When conducting an ESHIA for a project, we first study and understand the ESH setting. We then identify how our activities will or could interact with the physical, biological and human environment; consult with stakeholders; identify and evaluate positive and negative actual and potential impacts; determine the risks associated with these impacts; avoid the identified risks or reduce the level of risk to an acceptable level; and develop an appropriate monitoring plan. We capture the findings and recommendations from the impact assessment process and translate them into a management plan, most often referred to as an Environmental, Socioeconomic and Health Management Plan (EMP). The EMP is implemented, tracked and modified as necessary throughout the life of the activity.

Since 2007, ExxonMobil has conducted or participated in 169 ESHIAs for projects and activities of varying scopes around the world. Conducting impact assessments is integral to implementing a project successfully and developing long-term, positive relationships with the communities and host countries where we operate. In 2013, we developed an ESHIA Guide for our Upstream professionals to help ensure a consistent approach when conducting these assessments.

We recently performed a review of the process used to develop the ESHIA and EMP for the Chad/Cameroon pipeline project, which encompasses activities and facilities in the west-central African countries of Chad and Cameroon. Construction began in 2000, and full production commenced in 2004. ExxonMobil conducted an ESHIA for the project between 1993 and 1999, and we produced the EMP thereafter. The ESHIA and EMP development process included nearly 900 village-level stakeholder engagement sessions in both countries, and public consultation and engagement continues to this day.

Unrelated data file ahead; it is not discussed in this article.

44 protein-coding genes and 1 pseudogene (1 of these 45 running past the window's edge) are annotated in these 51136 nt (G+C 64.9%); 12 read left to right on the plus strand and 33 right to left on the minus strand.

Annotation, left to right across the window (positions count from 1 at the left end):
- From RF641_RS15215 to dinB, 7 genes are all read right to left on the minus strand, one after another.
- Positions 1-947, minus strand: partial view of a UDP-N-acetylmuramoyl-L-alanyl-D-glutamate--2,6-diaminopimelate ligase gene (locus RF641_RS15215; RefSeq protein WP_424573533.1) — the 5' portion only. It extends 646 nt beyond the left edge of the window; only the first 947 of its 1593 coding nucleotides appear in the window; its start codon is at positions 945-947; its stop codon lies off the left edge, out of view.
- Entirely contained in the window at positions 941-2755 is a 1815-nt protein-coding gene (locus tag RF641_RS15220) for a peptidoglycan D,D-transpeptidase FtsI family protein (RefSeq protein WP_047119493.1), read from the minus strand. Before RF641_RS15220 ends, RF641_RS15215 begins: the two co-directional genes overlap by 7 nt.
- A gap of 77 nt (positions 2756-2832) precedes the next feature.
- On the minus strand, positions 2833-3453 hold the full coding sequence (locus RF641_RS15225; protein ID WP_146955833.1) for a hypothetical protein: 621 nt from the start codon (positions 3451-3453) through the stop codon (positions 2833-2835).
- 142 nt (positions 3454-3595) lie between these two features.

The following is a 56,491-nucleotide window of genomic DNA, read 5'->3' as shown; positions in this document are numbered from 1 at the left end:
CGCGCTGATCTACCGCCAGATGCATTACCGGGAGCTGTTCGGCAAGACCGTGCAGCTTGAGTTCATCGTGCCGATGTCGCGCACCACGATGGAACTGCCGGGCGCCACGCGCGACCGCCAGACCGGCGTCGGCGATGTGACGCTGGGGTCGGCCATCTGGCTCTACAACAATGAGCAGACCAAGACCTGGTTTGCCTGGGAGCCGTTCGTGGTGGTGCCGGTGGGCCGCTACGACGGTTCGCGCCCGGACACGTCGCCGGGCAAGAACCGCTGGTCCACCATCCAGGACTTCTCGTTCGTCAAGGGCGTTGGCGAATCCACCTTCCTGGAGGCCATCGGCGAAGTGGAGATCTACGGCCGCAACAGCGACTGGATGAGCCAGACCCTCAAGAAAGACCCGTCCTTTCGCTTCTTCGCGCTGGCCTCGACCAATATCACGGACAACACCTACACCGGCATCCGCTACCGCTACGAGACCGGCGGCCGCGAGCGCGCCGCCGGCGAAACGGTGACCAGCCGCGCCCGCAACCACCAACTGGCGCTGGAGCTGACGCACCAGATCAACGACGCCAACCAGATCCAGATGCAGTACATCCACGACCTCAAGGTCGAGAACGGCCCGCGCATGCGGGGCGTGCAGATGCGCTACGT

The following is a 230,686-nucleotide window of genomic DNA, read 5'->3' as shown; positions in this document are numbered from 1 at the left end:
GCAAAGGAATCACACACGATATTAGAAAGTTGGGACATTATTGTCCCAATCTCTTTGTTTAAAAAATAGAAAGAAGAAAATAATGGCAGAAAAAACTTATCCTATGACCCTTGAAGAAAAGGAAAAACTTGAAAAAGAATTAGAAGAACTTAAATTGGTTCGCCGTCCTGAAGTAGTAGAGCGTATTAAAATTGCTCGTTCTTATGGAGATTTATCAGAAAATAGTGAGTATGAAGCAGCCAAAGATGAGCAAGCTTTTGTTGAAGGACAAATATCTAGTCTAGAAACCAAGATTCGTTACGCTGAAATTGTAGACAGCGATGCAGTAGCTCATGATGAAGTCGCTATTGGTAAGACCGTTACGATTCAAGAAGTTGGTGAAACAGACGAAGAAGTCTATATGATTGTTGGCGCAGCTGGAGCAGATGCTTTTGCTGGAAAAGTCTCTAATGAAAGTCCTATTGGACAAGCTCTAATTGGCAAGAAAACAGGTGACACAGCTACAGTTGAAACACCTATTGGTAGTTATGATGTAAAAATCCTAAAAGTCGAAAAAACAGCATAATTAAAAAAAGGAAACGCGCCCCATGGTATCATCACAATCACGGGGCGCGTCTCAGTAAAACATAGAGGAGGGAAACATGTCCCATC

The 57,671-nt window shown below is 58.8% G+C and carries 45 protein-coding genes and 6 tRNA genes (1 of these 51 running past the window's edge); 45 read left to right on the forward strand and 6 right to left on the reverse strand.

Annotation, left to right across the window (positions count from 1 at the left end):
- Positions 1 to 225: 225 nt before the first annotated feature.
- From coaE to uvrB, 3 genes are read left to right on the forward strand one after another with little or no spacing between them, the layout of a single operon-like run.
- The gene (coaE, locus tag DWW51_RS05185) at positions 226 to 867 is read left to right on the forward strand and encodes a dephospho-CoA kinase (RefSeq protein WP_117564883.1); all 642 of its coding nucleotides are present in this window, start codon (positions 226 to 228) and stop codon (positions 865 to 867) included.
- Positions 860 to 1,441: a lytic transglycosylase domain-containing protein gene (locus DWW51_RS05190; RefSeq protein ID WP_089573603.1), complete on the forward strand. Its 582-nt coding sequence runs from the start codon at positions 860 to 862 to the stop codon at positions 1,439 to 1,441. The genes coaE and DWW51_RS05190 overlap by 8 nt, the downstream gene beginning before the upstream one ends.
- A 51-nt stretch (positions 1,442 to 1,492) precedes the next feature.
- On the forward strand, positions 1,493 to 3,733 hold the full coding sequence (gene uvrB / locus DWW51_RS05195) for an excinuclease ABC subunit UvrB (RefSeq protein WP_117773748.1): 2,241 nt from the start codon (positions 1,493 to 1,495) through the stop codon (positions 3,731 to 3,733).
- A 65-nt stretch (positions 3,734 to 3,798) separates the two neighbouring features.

Our review of the ESHIA/EMP development process for the Chad/Cameroon pipeline project allowed us to capture lessons learned, identify opportunities to improve the overall process, and develop and implement enhanced risk management strategies and measures. The review team included ExxonMobil personnel and consultants who had participated in the ESHIA/EMP development process, as well as other ESH subject matter experts who brought a fresh perspective to the study.

Based on the review, the team determined a key strength of the ESHIA/EMP development process for the project was its farreaching and sustained stakeholder engagement process. The extensive multiyear consultation process helped build support for the project, avoid disruptions and schedule delays, develop and implement appropriate environmental and socioeconomic safeguards, and deliver compensatory and social development programs for the most affected communities. The review team also identified several areas of improvement for the company’s ESHIA/EMP development process, including:

  • The need for a greater emphasis on full life cycle land use, supported by a comprehensive and continuously updated environmental, health and social database that can better inform compensation and social development programs
  • The design and delivery of compensation, resettlement and social development programs that have a higher probability of long-term sustainability and success
  • A more detailed evaluation of the ESH ramifications of obtaining certain construction materials such as water, sand, gravel and rock